3D printers may create practically any physical object. Why not print your own makeup then? In 2019, the beauty industry welcomed Mink – the world’s first 3D portable makeup printer that instantly transforms any image into wearable makeup. Users can upload an image to their Mink app and get the necessary makeup palette in seconds. The shelf life of the printed pigments can last about two weeks when kept covered in their original plastic film. The handy device was first presented in 2014 at the TechCrunch Disrupt conference and finally was available for pre-order after 5 years of development and refinement. Yet, at this time it’s unavailable for purchase, with a promise to come back later this year.
Moda printer goes a step further and prints a ready-made look right on your face. The device uses facial scanning and 2,000 superfine nozzles that dispense makeup directly onto the skin. The MODA App includes dozens of constantly updated star looks for you to try on. Customers can also use the “Uniquely You” mode to get a recommendation of looks that suit your facial features. The proprietary facial-mapping software and biometric lens then analyse facial landscapes and pigmentation to seamlessly customise makeup to your unique features. The company has yet to release any information on what a machine will cost, or when it would become available.
P&G is preparing a similar tech solution honored by CES 2020 Innovation Award Product called Opte. This “magic” Opte Wand digitally scans the skin, analyses the person’s complexion, and camouflages age spots, sunspots, and hyperpigmentation on contact, while fading their appearance over time. Basically, the device is a handheld thermal inkjet printer with 120 nozzles, plus a camera that captures skin pictures.
In mass makeup production, 3D printers now help to skip some steps within the package design process. With this cutting-edge technology, beauty brands can validate new designs in days instead of months.
Young beauty shoppers feel personally connected to social causes. Therefore, brands need to highlight the social and environmental impacts of their production. Transparency and traceability can be achieved via modern technologies. Thus, the recent Beauty Tech Live Virtual Expo showcased AI-powered real-time analytics from the Italian company Antares Vision that enables beauty products to feature a unique QR code allowing brands to trace a product’s entire cycle and calculate its carbon footprint. Some brands are already using the information collected to communicate aspects of their sustainability agenda, whereas, with luxury beauty brands, the company’s traceability technology is still mainly used to fight counterfeits and maintain quality control.
In 2019, Seqens (formerly known as Novacap) introduced the first blockchain, focused on the traceability of cosmetic ingredients. The proprietary platform makes it possible to track the journey of the company’s organic-certified cosmetic actives, from the receipt of the raw materials to the release of the product to be delivered to the customer. ACT4S.com offers real-time monitoring of each active allowing customers to audit their beauty products.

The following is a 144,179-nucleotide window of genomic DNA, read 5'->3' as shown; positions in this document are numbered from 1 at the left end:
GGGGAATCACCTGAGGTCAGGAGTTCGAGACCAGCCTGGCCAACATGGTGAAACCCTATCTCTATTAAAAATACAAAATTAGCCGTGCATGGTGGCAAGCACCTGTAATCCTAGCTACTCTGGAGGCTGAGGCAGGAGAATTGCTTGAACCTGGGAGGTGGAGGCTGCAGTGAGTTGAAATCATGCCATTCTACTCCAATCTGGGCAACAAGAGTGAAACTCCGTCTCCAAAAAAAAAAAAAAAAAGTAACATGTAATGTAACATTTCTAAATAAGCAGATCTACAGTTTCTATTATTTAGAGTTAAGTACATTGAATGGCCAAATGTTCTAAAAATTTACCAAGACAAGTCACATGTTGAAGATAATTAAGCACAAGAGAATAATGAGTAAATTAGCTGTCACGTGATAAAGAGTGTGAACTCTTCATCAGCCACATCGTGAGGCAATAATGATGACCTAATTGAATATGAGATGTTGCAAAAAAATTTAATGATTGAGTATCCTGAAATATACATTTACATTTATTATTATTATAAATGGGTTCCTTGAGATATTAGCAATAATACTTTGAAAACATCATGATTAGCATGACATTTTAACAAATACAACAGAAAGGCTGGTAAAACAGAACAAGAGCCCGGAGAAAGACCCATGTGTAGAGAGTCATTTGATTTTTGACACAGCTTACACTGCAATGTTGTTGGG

Contactless and virtual application
Covid-19 brought new challenges to beauty professionals including testing new fragrances safely. Therefore, a few companies have already offered new contactless solutions.
Scentys has recently introduced a contactless fragrance discovery diffusion technology and a personalised, connected smart fragrance diffusion system. A voice command option is compatible with Amazon’s Alexa voice service. In addition, all the fragrance diffusion devices are equipped with Bluetooth and wifi. A dedicated smartphone application allows one to control and program fragrance diffusion in a single step, either on-site or remotely. That makes the technology applicable to both beauty stores and home comfort brands that deal with fragrances.
Hermès’ H24 fragrance sampler was made contactless as well. Luxury consumer experience agency Byzance has integrated a fragrance diffuser with a contactless sensor while designing this new solution. When the sensors or capacitive triggers are activated, the diffusion of the scent happens thanks to a cartridge, clipped over a fan, that contains polymer beads encapsulated with a pure perfume concentrate.
However, the most contactless makeup application is the one that doesn’t involve wearing real cosmetics. So-called “e-makeup” is especially suitable now when most work and meetings are remote. People would like to look better before their virtual audience without applying real makeup. Hence, the popularity of filters and artistic make-up looks to enhance your digital self. For example, ines alpha creates beautiful 3D makeup series you can use with AR. The artist is even collaborating with famous brands like Dior.